Plans to Travel Asia? Bring Your Own Chopsticks
If you’re jetting off to Japan, make sure you pack an extra pair of chopsticks.
Every year, the average Japanese person chucks 200 pairs of disposable chopsticks. With 127 million people living in the country that’s a whopping 25.4 billion sets in total per year – or the equivalent to 90,000 tonnes of wood.
Japan has already outlawed the production of chopsticks within their own country and instead have them imported from China where it’s reported they’re made mostly from bamboo or timber that would otherwise be discarded. Or is it a move to shift the effects of mass logging to another country? A country where around 45 billion sets of chopsticks are made therefore must surely have some impact on deforestation.
But it’s when the chopsticks are used only once that the use of disposable chopsticks becomes a crying shame.
Chopsticks for the dump
In an effort to curb waste of the wood The Ministry of Agriculture Forestry and Fisheries in Japan is planning on introducing special recycling bins to collect disposable chopsticks and turn them into bio-fuel, making the world’s first true eco cutlery.
Toyohisa Aoyama of The Ministry of Agriculture Forestry and Fisheries said, ‘We will look at the pluses and minuses – including greenhouse gas emissions – of the process of collecting the chopsticks, carrying them to facilities and then producing the biofuel.”
If feasible, they want to get the project underway soon and hope to make the biofuel by mixing the wasted chopsticks with waste paper to produce wood pellet fuel. Japan already has a number of working plants that process the pellets so at least they seem to know what they’re doing.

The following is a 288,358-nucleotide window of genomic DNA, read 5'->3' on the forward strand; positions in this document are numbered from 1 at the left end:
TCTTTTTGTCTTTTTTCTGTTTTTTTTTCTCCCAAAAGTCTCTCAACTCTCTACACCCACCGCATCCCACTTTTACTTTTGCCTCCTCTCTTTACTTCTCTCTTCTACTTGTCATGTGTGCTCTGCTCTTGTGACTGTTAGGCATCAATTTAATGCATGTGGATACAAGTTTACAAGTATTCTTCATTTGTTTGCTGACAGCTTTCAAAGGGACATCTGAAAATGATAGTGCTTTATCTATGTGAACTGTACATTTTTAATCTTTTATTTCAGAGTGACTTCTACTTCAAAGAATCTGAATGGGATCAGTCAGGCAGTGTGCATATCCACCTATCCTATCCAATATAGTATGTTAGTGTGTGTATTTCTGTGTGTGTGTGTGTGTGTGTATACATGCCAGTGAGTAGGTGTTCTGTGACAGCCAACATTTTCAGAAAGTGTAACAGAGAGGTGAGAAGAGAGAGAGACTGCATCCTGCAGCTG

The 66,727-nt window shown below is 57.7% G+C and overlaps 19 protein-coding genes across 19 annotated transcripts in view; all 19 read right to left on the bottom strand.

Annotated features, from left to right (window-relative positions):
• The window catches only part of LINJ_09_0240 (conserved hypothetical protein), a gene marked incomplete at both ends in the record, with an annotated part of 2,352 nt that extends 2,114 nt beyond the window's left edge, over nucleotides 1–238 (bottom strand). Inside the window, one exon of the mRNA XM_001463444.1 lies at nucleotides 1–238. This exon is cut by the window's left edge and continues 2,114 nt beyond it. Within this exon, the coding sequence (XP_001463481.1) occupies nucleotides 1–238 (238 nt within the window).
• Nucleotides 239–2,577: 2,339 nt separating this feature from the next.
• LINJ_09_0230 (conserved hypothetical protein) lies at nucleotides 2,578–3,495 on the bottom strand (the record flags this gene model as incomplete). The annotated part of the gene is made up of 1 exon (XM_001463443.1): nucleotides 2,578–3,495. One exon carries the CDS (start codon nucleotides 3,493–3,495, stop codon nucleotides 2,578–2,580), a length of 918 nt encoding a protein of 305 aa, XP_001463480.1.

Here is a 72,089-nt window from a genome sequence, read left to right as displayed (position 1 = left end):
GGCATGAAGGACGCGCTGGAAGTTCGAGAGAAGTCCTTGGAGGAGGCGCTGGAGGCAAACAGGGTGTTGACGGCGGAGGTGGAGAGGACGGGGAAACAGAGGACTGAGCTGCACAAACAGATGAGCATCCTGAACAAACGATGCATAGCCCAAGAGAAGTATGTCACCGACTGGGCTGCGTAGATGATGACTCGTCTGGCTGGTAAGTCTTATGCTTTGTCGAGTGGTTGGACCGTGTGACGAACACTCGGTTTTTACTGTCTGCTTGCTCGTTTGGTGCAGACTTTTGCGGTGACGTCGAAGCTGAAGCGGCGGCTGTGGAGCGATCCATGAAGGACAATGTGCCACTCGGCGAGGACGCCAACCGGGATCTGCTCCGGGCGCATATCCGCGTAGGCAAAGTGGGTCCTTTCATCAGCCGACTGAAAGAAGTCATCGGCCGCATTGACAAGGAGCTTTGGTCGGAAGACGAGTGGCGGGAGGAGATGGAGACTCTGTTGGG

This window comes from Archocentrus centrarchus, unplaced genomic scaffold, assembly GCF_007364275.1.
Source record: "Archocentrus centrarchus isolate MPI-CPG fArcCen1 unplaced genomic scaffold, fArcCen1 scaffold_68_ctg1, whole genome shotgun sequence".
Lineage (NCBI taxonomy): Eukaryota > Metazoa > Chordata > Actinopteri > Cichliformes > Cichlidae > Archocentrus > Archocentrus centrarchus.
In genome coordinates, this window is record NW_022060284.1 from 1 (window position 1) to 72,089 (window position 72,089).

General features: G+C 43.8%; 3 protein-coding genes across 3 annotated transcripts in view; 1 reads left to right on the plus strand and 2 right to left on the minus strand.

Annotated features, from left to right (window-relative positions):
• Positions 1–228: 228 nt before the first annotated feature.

In the long term, Japanese officials believe this will reduce their dependence on oil from the Middle East and lessen their impact on global warming.
The best thing though is for the residents of Japan and China to keep a plastic set of multiple use chopsticks in their bag and simply wash them under the tap once they’re done.
In fact, a scheme in China called Bring Your Own Chopsticks is going very successfully where people are rewarded with a free soup or discount when they flash their sticks. The power of the word FREE is quite amazing.
Maybe us knork (knife and fork) eaters should take note and start packing our own cutlery; well, we need to start doing something about the overabundance of the useless plastic crap that’s infiltrating every café, bar and restaurant.
Check out US site Bring Your Own for other recycling pointers.